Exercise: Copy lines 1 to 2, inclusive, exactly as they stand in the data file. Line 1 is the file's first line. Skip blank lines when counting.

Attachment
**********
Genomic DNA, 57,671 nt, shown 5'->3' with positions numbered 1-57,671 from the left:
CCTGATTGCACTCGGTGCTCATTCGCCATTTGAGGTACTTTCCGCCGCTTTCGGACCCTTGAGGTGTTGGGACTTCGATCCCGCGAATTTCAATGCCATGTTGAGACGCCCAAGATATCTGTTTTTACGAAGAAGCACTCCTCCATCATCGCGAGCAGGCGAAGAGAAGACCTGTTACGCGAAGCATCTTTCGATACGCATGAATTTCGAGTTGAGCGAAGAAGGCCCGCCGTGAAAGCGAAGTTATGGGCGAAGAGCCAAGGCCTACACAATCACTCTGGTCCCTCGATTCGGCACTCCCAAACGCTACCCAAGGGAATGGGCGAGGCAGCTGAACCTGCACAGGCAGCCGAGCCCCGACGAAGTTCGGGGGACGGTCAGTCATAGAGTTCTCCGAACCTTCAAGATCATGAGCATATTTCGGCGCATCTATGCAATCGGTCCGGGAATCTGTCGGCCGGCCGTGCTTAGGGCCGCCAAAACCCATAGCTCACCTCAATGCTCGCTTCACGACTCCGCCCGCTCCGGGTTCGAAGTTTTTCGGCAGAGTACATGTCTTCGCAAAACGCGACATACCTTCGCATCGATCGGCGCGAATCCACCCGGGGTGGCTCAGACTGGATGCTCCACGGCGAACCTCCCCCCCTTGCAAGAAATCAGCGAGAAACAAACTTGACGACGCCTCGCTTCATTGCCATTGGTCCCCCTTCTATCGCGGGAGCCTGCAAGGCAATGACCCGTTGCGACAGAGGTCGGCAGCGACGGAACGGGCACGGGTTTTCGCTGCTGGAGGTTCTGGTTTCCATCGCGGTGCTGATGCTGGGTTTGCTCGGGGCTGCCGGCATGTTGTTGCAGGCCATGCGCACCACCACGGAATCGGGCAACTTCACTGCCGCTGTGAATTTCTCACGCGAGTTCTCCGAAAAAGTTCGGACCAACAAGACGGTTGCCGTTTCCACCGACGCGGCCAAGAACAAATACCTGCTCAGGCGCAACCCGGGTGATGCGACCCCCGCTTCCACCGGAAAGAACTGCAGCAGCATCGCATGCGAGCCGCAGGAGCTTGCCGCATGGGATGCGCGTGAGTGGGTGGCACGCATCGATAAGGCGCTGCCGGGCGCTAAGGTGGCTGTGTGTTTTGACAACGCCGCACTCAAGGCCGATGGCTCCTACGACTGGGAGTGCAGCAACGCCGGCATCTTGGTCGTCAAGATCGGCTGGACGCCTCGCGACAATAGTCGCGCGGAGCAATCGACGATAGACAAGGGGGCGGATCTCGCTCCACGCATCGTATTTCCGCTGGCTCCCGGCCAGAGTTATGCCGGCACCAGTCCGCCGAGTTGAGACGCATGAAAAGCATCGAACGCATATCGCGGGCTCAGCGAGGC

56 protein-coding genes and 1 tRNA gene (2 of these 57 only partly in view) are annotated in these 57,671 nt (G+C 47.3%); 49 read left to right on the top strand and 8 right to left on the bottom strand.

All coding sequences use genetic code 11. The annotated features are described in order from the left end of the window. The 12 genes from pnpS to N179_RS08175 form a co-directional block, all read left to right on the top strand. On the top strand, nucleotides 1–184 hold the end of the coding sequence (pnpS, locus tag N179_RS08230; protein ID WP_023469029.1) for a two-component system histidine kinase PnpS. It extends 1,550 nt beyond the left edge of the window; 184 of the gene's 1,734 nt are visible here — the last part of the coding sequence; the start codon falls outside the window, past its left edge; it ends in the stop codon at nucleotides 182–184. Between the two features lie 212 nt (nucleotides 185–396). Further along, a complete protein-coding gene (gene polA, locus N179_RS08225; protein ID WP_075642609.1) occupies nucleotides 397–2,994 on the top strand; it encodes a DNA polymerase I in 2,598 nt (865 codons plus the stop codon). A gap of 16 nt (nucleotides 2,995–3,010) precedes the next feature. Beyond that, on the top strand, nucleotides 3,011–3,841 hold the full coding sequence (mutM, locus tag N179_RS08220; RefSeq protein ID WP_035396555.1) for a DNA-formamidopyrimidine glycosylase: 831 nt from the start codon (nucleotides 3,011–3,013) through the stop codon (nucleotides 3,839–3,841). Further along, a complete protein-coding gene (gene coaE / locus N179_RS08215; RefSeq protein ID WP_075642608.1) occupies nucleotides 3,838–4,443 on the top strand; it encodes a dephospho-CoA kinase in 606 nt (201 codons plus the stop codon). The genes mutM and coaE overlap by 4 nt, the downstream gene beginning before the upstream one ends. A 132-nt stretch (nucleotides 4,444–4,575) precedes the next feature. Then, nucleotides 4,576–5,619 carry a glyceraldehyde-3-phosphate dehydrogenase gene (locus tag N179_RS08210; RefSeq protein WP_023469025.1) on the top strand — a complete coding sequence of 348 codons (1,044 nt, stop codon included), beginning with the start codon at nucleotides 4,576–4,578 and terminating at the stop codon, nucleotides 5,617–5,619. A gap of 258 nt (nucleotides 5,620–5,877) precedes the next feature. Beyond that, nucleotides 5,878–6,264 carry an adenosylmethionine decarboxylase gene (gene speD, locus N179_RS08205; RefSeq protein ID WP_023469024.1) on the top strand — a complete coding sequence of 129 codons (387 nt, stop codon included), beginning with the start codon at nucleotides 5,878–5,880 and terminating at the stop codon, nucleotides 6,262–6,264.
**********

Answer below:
Genomic DNA, 57,671 nt, shown 5'->3' with positions numbered 1-57,671 from the left:
CCTGATTGCACTCGGTGCTCATTCGCCATTTGAGGTACTTTCCGCCGCTTTCGGACCCTTGAGGTGTTGGGACTTCGATCCCGCGAATTTCAATGCCATGTTGAGACGCCCAAGATATCTGTTTTTACGAAGAAGCACTCCTCCATCATCGCGAGCAGGCGAAGAGAAGACCTGTTACGCGAAGCATCTTTCGATACGCATGAATTTCGAGTTGAGCGAAGAAGGCCCGCCGTGAAAGCGAAGTTATGGGCGAAGAGCCAAGGCCTACACAATCACTCTGGTCCCTCGATTCGGCACTCCCAAACGCTACCCAAGGGAATGGGCGAGGCAGCTGAACCTGCACAGGCAGCCGAGCCCCGACGAAGTTCGGGGGACGGTCAGTCATAGAGTTCTCCGAACCTTCAAGATCATGAGCATATTTCGGCGCATCTATGCAATCGGTCCGGGAATCTGTCGGCCGGCCGTGCTTAGGGCCGCCAAAACCCATAGCTCACCTCAATGCTCGCTTCACGACTCCGCCCGCTCCGGGTTCGAAGTTTTTCGGCAGAGTACATGTCTTCGCAAAACGCGACATACCTTCGCATCGATCGGCGCGAATCCACCCGGGGTGGCTCAGACTGGATGCTCCACGGCGAACCTCCCCCCCTTGCAAGAAATCAGCGAGAAACAAACTTGACGACGCCTCGCTTCATTGCCATTGGTCCCCCTTCTATCGCGGGAGCCTGCAAGGCAATGACCCGTTGCGACAGAGGTCGGCAGCGACGGAACGGGCACGGGTTTTCGCTGCTGGAGGTTCTGGTTTCCATCGCGGTGCTGATGCTGGGTTTGCTCGGGGCTGCCGGCATGTTGTTGCAGGCCATGCGCACCACCACGGAATCGGGCAACTTCACTGCCGCTGTGAATTTCTCACGCGAGTTCTCCGAAAAAGTTCGGACCAACAAGACGGTTGCCGTTTCCACCGACGCGGCCAAGAACAAATACCTGCTCAGGCGCAACCCGGGTGATGCGACCCCCGCTTCCACCGGAAAGAACTGCAGCAGCATCGCATGCGAGCCGCAGGAGCTTGCCGCATGGGATGCGCGTGAGTGGGTGGCACGCATCGATAAGGCGCTGCCGGGCGCTAAGGTGGCTGTGTGTTTTGACAACGCCGCACTCAAGGCCGATGGCTCCTACGACTGGGAGTGCAGCAACGCCGGCATCTTGGTCGTCAAGATCGGCTGGACGCCTCGCGACAATAGTCGCGCGGAGCAATCGACGATAGACAAGGGGGCGGATCTCGCTCCACGCATCGTATTTCCGCTGGCTCCCGGCCAGAGTTATGCCGGCACCAGTCCGCCGAGTTGAGACGCATGAAAAGCATCGAACGCATATCGCGGGCTCAGCGAGGC